13th Dec 2014, 15:06
The Queen of England's Magic Garden

Her Majesty is the Queen of England in the same way that Obama is the President of Connecticut (to pick a state at random!). Among her many titles, the simplest one is Her Majesty Elizabeth the Second, by the Grace of God of the United Kingdom of Great Britain and Northern Ireland, and of Her other Realms and Territories Queen, Head of the Commonwealth, Defender of the Faith.

A bit more of a mouthful than POTUS, agreed We tend to find "The Queen" suffices. There are other ones, I know, but does anyone outside their own countries actually know who they are?

I rather like the heading of my grandfathers commission into the Royal Flying Corps in 1915. It starts:

“George V by the Grace of God, OF GREAT BRITAIN, IRELAND AND THE BRITISH DOMINIONS BEYOND THE SEAS, KING, DEFENDER OF THE FAITH, EMPEROR OF INDIA, &C.”

Blacksheep
13th Dec 2014, 15:06
Ah! A talking horse. Checking up on her old grey mare.

wings folded
13th Dec 2014, 16:21
A talking horse went into a pub and ordered a pint of bitter.

After drinking his pint, he ordered another. The landlord, doubtful of the horse's ability to pay said he could have another after he had paid for the first.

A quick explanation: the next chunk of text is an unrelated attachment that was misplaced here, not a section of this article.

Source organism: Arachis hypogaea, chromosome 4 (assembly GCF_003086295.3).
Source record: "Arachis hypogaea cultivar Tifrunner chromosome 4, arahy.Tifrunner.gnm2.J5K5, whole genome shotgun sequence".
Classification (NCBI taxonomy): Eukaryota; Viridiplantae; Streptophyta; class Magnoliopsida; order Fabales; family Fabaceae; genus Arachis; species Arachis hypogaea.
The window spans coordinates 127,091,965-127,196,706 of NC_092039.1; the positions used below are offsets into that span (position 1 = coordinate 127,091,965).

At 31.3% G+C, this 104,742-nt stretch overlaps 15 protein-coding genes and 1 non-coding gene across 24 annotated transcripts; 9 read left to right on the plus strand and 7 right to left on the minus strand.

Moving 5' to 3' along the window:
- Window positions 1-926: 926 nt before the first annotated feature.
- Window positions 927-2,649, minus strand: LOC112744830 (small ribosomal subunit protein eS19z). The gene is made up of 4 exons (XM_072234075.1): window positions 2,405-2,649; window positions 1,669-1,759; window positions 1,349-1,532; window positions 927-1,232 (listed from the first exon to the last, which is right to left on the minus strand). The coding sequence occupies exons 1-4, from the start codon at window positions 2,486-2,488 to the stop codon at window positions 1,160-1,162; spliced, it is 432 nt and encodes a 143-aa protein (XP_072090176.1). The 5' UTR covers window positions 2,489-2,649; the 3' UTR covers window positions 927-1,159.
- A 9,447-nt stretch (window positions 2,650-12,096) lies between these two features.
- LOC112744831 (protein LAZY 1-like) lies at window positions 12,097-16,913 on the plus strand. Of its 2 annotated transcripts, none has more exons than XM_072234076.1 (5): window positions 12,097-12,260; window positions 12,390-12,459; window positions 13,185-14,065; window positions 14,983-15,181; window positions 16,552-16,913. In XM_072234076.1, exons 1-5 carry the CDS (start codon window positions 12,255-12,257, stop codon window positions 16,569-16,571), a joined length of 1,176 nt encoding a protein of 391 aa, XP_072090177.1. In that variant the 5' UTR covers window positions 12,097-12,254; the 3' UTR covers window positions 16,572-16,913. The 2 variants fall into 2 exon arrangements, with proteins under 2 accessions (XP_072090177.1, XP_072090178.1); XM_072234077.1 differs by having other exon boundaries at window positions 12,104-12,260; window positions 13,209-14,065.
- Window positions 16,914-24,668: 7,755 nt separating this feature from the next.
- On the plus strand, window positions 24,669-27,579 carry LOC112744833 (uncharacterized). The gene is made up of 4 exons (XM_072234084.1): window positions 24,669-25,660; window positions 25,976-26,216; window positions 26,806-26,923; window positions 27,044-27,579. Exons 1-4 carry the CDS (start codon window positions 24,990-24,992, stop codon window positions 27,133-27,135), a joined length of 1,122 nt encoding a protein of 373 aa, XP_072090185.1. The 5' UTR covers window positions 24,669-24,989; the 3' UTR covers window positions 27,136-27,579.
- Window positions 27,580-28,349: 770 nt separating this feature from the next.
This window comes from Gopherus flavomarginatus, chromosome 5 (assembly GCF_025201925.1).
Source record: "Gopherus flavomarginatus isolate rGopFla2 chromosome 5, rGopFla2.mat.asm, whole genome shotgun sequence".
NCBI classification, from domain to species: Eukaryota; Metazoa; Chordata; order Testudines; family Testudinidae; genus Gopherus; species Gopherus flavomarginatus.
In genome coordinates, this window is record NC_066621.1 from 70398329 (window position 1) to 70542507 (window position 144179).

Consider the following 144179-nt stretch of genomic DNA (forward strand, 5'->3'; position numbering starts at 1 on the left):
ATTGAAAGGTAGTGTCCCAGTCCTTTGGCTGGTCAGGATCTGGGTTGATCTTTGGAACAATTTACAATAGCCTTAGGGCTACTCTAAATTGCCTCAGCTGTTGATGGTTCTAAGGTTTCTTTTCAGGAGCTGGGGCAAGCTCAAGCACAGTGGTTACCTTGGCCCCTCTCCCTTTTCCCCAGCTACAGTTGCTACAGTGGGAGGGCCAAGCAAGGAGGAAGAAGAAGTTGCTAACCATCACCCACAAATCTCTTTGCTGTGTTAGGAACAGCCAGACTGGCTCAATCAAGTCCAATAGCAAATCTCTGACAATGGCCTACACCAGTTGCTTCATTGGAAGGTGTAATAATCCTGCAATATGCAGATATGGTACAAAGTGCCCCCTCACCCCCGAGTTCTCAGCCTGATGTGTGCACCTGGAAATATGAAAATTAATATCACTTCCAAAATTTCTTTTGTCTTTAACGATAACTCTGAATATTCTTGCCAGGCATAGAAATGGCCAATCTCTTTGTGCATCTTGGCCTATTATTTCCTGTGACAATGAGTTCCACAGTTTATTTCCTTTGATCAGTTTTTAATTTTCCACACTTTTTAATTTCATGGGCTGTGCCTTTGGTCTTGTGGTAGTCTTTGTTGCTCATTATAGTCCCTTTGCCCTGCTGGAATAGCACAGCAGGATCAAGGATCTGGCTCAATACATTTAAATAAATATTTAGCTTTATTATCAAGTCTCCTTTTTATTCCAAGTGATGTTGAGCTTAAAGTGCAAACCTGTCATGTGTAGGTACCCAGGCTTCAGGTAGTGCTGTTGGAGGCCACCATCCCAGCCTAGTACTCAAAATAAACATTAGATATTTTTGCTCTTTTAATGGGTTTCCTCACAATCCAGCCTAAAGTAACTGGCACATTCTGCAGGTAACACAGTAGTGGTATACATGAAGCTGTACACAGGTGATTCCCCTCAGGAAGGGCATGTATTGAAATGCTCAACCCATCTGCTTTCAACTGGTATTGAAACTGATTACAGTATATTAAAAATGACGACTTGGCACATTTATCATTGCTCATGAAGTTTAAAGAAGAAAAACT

OK, said the horse, how much?

Twelve quid, said the publican, and the horse paid up.

As he drew the horse's second pint, the publican remarked "we don't get many talking horses in here"

"With beer at twelve quid a pint it's not surprising" said the horse.

Sorry, wrong thread...

cavortingcheetah
13th Dec 2014, 16:26
Talking of horses:

https://www.youtube.com/watch?v=vAN_4wgm9t8

airship
13th Dec 2014, 16:39
..."With beer at twelve quid a pint it's not surprising" said the horse.

"I could do you a better price if I served you by the bucketful" offered the publican.

"The dregs...?" snorted the horse.

"No more than what everyone else here is served. Especially once they're on all fours..." the landlord sniffed.

ShyTorque
13th Dec 2014, 17:49
The BBC was incorrect to report the Fly Agaric as "magic mushrooms". They're definitely not the same thing (but probably more newsworthy to call them that).

"Fly Agaric" is Amanita muscaria, the classic pixie mushroom, with a white, warty flecked red cap and a hooded white stem. They were used in some circles in Victorian times and before to induce hallucinations but they are very likely to give you bad intestinal problems as well, make you lose consciousness or even just to poison you to the point of death if you take enough. The long term health effects aren't fully understood, so although they look nice, I'd say they are just poisonous, rather than "magic".

"Magic Mushrom" is Psilocybe semilanceata, and is far less spectacular looking, with a very long thin stem and a rather nondescript, pointed, yellowish grey cap. They are now also a Class A drug (since 2005) and so it's illegal to pick (if you know what they are) or possess them. A few years ago my son went walking and came home with a bag full of them, innocently picked in local woods and supposedly for tea if I OK'd them. No, we didn't eat them! I was certain what they were because there is another way to positively ID them, but be warned - there are a number of similar looking fungi that will just poison you.